Full article: ‘Right to be forgotten’ by Google should apply only in EU, says court opinion | Technology | The Guardian

Cambridge Analytica’s parent pleads guilty to breaking UK data law

Cambridge Analytica’s parent company, SCL Elections, has been fined £15,000 in a UK court after pleading guilty to failing to comply with an enforcement notice issued by the national data protection watchdog, the Guardian reports.

While the fine itself is a small and rather symbolic one, given the disgraced political analytics firm went into administration last year, the implications of the prosecution are more sizeable.

Full article: Cambridge Analytica’s parent pleads guilty to breaking UK data law

Court tosses lawsuit over Google Photos’ facial recognition

A Chicago judge has granted Google a motion dismissing a lawsuit accusing the company of violating Illinois’ Biometric Information Privacy Act by gathering biometric data from photos without permission. The plaintiffs couldn’t demonstrate that they’d suffered “concrete injuries” from the facial recognition system, according to the judge.

Full article: Court tosses lawsuit over Google Photos’ facial recognition

Bulk surveillance is always bad, say human rights groups

A band of human rights organisations have appealed against a top European court’s ruling on bulk surveillance, arguing that any form of mass spying breaches rights to privacy and free expression.

The group, which includes Liberty, Privacy International and the American Civil Liberties Union, has taken issue with parts of a September judgment from the European Court of Human Rights.

Full article: Bulk surveillance is always bad, say human rights orgs appealing against top Euro court • The Register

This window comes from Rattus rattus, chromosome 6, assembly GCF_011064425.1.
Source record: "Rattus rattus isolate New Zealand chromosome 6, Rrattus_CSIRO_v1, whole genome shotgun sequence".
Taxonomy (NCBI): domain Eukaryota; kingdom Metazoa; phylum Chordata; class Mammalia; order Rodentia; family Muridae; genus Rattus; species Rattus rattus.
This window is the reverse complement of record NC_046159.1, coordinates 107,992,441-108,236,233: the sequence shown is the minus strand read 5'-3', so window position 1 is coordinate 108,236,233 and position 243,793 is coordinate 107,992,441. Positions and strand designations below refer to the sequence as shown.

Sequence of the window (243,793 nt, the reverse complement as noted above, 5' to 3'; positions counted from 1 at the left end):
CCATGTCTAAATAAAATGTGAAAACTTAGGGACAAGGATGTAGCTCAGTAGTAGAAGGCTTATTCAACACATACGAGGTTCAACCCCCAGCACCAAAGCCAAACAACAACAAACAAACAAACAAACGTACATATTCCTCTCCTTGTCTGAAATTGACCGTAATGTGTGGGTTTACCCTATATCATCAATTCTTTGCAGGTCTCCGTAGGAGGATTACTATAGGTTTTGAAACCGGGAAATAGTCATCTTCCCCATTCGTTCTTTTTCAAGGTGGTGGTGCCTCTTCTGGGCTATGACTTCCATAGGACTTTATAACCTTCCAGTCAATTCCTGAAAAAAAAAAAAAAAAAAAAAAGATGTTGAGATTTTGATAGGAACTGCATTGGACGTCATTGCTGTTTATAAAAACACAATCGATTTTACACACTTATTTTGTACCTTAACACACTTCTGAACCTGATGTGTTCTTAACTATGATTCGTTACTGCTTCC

Facebook Sued by District of Columbia Over Cambridge Analytica

The attorney general of the District of Columbia, Karl Racine, sued Facebook on Wednesday for allowing the political consulting firm Cambridge Analytica to harvest the private data of tens of millions of the social network’s users.

It was a first step by a state attorney general to punish Facebook for privacy violations. “Facebook failed to protect the privacy of its users and deceived them about who had access to their data and how it was used,” Mr. Racine said in a statement.

Full article: Facebook Sued by District of Columbia Over Cambridge Analytica – The New York Times

Irish Court Finds Data Retention Law Violates Human Rights

The Irish High Court has ruled that Ireland’s retention of telephone data violates European Law and the European Convention on Human Rights. The Communications Act, which requires all service providers to retain data for two years, is “general and indiscriminate.”

The Court also found insufficient safeguards for access to data, noting that the law did not require prior judicial and had few guarantees against abuse. The Court will now issue a final order to determine how the case will proceed.

Full article: Irish Court Finds Data Retention Law Violates Human Rights